Para-chlorobenzaldehyde [] (M.P. 47,5°C., B.P. 213° to 214°C.) is often associated with the ortho compound, from which it may be separated by sulphonation with fuming sulphuric acid; or by the oxidation of p-chlorobenzyl aniline with sodium bichromate and sulphuric acid, followed by hydrolysis of the ben/ylidene compound with acid.

Dichlorobenzaldehydes are also employed in the manufacture of the triphenylmethaue dyestuffs.

The 2.5-compound is obtained by the chlorination of benzaldehyde in presence of iodine or antimony. The crude compound boils at 231° to 233°C.

The 2.6-dichlorobenzaldehyde is obtained from the corresponding dichlorobenzal chloride.

Similarly 2.3.4- and 2.4.5-trichlorobenzaI chlorides are converted into aldehydes when heated with fuming sulphuric acid at 100°C. The product is poured into ice water, the bisulphite compound is next obtained and decomposed by sodium carbonate.

Benzaldehyde-o-sulphonic acid is prepared by heating a strong solution of sodium sulphite with o-ehlorobenzaldehyde under pressure at 200°C.

Also by the oxidation of stilbene disulphonic acid with sodium permanganate in the cold.

Para-nitrobenzaldehyde-o-sulphonic acid [] is prepared similarly to benzaldehyde-o-sulphonic acid by oxidising a cold solution of the sodium salt of dinitrostilbenedisul phonic acid with sodium permanganate.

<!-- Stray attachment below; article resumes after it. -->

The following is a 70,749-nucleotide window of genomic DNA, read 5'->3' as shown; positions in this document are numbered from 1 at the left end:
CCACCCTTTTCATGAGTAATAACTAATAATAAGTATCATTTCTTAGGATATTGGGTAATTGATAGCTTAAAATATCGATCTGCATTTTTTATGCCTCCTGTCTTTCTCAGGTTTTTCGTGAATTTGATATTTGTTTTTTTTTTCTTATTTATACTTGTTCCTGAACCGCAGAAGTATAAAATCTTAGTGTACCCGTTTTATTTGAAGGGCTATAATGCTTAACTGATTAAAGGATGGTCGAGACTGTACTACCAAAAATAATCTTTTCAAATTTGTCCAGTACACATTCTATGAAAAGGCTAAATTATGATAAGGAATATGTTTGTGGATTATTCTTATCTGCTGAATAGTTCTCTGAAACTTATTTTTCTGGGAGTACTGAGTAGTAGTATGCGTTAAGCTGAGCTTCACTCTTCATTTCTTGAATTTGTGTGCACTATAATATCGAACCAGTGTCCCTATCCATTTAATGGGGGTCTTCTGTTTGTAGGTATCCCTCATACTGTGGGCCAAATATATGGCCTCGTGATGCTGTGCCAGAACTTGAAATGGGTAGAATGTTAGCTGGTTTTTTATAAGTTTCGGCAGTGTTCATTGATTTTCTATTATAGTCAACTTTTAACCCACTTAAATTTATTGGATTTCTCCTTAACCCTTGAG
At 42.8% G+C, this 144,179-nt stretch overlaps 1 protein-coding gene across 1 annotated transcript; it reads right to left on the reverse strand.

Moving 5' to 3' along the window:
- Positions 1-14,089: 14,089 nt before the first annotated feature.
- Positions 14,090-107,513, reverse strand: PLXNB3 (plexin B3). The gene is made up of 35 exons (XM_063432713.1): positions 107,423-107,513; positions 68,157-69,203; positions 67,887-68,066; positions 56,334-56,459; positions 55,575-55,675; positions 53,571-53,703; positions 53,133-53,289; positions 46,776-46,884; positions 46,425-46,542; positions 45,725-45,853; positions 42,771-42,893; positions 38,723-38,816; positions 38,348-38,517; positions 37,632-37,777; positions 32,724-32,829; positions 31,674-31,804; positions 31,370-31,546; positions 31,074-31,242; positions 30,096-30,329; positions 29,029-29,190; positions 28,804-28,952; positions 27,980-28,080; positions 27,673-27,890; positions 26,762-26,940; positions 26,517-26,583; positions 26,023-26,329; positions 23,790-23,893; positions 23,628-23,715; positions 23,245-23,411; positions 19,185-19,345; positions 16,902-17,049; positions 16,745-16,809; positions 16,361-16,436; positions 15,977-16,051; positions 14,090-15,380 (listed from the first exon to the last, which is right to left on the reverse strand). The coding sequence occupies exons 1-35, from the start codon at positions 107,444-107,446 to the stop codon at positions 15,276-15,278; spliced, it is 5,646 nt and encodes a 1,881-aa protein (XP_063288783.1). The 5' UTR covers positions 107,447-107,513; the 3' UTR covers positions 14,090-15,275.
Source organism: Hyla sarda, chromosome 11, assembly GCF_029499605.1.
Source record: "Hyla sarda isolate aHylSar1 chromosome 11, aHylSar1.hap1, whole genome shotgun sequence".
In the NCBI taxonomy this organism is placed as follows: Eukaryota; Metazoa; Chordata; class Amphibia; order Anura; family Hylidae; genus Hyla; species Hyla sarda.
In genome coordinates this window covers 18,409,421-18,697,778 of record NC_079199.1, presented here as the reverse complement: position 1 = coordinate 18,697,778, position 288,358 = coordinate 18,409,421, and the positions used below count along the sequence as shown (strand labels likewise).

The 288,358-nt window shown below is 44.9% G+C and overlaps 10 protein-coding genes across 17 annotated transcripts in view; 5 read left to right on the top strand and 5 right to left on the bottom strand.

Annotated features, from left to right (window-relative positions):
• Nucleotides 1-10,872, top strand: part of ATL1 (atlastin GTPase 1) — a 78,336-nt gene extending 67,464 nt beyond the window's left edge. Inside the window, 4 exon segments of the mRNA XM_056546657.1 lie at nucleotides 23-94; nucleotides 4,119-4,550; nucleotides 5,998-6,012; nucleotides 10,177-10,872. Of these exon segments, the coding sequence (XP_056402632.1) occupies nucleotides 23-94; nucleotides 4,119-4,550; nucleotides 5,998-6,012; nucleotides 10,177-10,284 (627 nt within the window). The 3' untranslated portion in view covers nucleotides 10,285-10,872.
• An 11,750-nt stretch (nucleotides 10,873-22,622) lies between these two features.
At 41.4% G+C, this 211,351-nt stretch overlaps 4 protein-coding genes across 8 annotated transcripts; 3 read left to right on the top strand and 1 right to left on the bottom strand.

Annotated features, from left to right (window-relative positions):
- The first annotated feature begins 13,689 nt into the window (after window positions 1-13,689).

Meta-amidobenzaldehyde [] prepared from the sodium bisulphite compound of m-nitrobenzaldehyde by reduction with ferrous hydroxide. The compound readily polymerises and is therefore only obtained stable as salts.

Para-amidobenzaldehyde [] (M.P. 71°C.) is obtained by boiling p-nitro toluene with an alkaline solution of sodium polysulphide. In this reaction the nitro group acts as an oxidising agent within the molecule of the substance.

Also by the reduction of p-nitrobenzylidene aniline with sodium polysulphide solution followed by acid hydrolysis.

Para-amidobenzaldehyde and its derivatives may also be prepared by heating phenylhydroxylamine or its derivatives with formalin, followed by hydrolysis of the anhydro compound which is produced by boiling with water. For the production of alkyl derivatives, the hydroxylamine derivative is condensed with formalin and a dialkylaniline.

p-dimethylamidobenzaldehyde (M.P. 73°C.) crystallises from hot water.

p-diethylamidobenzaldehyde (M.P. 41°C.) crystallises from water in plates.

It easily polymerises to a yellow insoluble compound.


Of the three isomers only the meta and the para compounds are used for the preparation of dyestuffs. They are mainly employed for the production of triphenylmethane dyestuffs.

Meta-oxybenzaldehyde [] (M.P. 104°C., RP. 240°C.) is obtained from the corresponding amido compound by heating its diazo compound with water. It crystallises from hot water in colourless needles.